Reaction of President Obama to Prime Minister Netanyahu’s Speech

I did not have a chance to watch Prime Minister Netanyahu’s speech — I was on a video conference with our European partners with respect to Ukraine.  I did have a chance to take a look at the transcript and as far as I can tell, there was nothing new.

The Prime Minister appropriately pointed out that the bond between the United States of America is unbreakable, and on that point I thoroughly agree. He also pointed out that Iran has been a dangerous regime and continues to engage in activities that are contrary to the interests of the United States, to Israel, and to the region. And on that, we agree. He also pointed out the fact that Iran has repeatedly threatened Israel and engaged in the most venomous of anti-Semitic statements.  And no one can dispute that.

But on the core issue, which is how do we prevent Iran from obtaining a nuclear weapon, which would make it far more dangerous and would give it scope for even greater action in the region, the Prime Minister didn’t offer any viable alternatives. So let’s be clear about what exactly the central concern should be, both for the United States and for Israel.

I’ve said since before I became President that one of my primary goals in foreign policy would be preventing Iran from getting nuclear weapons. And with the help of Congress and our international partners, we constructed an extraordinarily effective sanctions regime that pressured Iran to come to the table to negotiate in a serious fashion. They have now been negotiating over the last year, and during that period, Iran has, in fact, frozen its program, rolled back some of its most dangerous highly enriched uranium, and subjected itself to the kinds of verifications and inspections that we had not previously seen.  Keep in mind that when we shaped that interim deal, Prime Minister Netanyahu made almost the precise same speech about how dangerous that deal was going to be. And yet, over a year later, even Israeli intelligence officers and, in some cases, members of the Israeli government, have to acknowledge that, in fact, it has kept Iran from further pursuing its nuclear program.

Now, the deal that we are trying to negotiate that is not yet completed would cut off the different pathways for Iran to advance its nuclear capabilities.  It would roll back some elements of its program.  It would ensure that it did not have what we call a breakout capacity that was shorter than a year’s time.  And it would subject Iran to the most vigorous inspections and verifications regimes that have ever been put in place.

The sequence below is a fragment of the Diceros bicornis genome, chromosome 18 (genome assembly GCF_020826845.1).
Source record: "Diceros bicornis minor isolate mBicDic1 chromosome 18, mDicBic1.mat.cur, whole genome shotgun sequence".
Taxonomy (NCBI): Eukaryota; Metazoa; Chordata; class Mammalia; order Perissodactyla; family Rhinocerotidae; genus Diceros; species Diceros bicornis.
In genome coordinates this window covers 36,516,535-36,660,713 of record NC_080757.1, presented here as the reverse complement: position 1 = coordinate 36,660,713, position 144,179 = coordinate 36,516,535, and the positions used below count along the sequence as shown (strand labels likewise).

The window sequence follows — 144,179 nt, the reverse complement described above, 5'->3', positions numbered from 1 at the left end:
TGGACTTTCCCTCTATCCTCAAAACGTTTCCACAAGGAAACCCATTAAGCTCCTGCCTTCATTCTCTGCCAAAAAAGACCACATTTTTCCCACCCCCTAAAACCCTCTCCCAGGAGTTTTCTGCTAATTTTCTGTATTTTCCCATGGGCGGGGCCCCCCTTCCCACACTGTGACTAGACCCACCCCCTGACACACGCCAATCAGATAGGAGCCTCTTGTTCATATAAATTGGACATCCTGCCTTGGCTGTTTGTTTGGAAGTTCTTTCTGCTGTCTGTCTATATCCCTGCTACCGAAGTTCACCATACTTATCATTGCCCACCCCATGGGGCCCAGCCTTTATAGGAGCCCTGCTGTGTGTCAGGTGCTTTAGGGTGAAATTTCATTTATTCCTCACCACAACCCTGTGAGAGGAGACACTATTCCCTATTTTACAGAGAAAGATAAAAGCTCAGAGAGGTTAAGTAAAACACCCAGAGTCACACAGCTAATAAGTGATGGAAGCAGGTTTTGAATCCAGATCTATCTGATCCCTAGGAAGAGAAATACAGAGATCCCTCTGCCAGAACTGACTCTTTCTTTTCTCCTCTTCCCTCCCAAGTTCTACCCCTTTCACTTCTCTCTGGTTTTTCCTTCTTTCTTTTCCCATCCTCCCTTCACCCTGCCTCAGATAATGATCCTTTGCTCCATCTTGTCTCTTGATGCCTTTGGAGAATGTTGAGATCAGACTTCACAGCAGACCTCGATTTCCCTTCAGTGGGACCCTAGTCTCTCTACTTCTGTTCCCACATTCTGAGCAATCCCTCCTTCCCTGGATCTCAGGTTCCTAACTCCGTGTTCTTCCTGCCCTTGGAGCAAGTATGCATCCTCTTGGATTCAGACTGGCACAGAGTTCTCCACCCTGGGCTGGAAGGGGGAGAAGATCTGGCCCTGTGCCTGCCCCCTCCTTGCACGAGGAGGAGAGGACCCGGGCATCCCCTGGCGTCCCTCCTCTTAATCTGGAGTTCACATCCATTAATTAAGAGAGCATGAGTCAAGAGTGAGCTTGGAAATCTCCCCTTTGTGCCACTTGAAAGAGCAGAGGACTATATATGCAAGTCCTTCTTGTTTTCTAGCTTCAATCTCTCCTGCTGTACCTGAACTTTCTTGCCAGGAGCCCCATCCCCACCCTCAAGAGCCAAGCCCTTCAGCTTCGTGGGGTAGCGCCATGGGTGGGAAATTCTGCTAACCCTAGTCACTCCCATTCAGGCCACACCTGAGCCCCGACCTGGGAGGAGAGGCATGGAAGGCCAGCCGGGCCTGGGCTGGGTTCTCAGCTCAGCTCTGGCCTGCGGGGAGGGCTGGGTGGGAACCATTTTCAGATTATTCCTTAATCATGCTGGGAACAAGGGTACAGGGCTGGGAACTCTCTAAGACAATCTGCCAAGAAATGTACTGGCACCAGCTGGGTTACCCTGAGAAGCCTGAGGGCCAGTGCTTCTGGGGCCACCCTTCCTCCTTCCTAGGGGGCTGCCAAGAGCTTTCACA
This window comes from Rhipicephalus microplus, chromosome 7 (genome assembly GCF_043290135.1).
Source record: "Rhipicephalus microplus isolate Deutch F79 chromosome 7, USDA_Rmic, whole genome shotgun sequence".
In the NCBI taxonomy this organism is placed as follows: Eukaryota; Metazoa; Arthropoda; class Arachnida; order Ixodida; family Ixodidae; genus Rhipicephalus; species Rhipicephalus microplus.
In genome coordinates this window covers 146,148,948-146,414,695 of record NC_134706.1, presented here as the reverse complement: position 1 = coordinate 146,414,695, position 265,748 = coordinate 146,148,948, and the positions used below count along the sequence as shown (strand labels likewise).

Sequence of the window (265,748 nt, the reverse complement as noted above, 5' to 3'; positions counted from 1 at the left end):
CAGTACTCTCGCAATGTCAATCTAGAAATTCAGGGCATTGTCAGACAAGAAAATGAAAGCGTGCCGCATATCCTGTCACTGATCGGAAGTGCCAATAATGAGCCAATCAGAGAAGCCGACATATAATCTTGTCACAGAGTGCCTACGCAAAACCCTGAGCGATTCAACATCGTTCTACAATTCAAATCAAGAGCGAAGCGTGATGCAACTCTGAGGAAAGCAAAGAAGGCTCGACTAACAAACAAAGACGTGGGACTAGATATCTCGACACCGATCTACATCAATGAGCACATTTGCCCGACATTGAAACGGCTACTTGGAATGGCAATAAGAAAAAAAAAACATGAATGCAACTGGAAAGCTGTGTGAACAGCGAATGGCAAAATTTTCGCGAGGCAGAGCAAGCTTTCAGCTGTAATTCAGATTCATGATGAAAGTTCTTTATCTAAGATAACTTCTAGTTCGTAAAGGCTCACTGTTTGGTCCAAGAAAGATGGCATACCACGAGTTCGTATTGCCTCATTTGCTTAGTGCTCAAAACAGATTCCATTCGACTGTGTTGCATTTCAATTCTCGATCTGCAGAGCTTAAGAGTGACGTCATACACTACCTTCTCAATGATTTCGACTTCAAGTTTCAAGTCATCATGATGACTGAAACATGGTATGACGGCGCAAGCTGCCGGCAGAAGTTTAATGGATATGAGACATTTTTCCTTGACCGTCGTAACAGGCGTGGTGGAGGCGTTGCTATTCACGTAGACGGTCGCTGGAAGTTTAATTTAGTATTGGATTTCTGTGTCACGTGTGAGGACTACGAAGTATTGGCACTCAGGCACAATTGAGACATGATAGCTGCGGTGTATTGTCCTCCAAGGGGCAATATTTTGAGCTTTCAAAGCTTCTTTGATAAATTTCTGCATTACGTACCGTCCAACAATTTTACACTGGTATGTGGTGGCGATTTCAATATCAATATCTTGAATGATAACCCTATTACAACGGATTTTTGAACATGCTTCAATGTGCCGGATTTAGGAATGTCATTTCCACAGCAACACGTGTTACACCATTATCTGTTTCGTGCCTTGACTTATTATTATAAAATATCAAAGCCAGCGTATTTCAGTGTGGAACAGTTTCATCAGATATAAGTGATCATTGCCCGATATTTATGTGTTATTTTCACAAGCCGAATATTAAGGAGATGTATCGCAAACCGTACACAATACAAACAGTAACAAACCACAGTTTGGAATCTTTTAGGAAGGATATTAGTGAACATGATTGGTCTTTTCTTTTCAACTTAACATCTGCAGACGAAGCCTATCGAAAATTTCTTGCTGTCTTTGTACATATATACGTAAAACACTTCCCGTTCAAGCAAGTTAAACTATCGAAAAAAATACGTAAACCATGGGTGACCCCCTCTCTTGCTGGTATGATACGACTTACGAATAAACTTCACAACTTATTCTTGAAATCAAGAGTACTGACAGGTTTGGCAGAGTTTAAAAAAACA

And the alternative that the Prime Minister offers is no deal, in which case Iran will immediately begin once again pursuing its nuclear program, accelerate its nuclear program, without us having any insight into what they’re doing, and without constraint. And his essential argument is that if we just double down on sanctions, Iran won’t want to do that.

Well, we have evidence from the past decade that sanctions alone are not sufficient to prevent Iran from pursuing its nuclear ambitions. And if it, in fact, does not have some sense that sanctions will be removed, it will not have an interest in avoiding the path that it’s currently on.

So the bottom line is this:  We don’t yet have a deal.  It may be that Iran cannot say yes to a good deal. I have repeatedly said that I would rather have no deal than a bad deal. But if we’re successful in negotiating, then, in fact, this will be the best deal possible to prevent Iran from obtaining a nuclear weapon.  Nothing else comes close.  Sanctions won’t do it.  Even military action would not be as successful as the deal that we have put forward.

And I think it is very important not to be distracted by the nature of the Iranian regime’s ambitions when it comes to territory or terrorism — all issues which we share a concern with Israel about and are working consistently with Israel on.  Because we know that if, in fact, they obtain a nuclear weapon, all those problems would be worse.

So we’re staying focused on the central issue here: How do we prevent Iran from getting a nuclear weapon. The path that we’ve proposed, if successful, by far is the best way to do that. That’s demonstrable.  And Prime Minister Netanyahu has not offered any kind of viable alternative that would achieve the same verifiable mechanism to prevent Iran from getting a nuclear weapon.

So I would urge the members of Congress who were there to continue to express their strong support for Israel’s security, to continue to express their strong interest in providing the assistance Israel needs to repel attacks.  I think it’s important for members of Congress, on a bipartisan basis, to be unified in pushing back against terrorism in the region and the destabilizing efforts that Iran may have engaged in with our partners.  Those are all things in which this administration and Israel agree.

But when it comes to this nuclear deal, let’s wait until there’s actually a deal on the table that Iran has agreed to, at which point everybody can evaluate it; we don’t have to speculate.  And what I can guarantee is that if it’s a deal I’ve signed off on, I will be able to prove that it is the best way for us to prevent Iran from getting a nuclear weapon.

And for us to pass up on that potential opportunity would be a great mistake. It’s not one that I intend to make, and I will take that case to every member of Congress once we actually have a deal.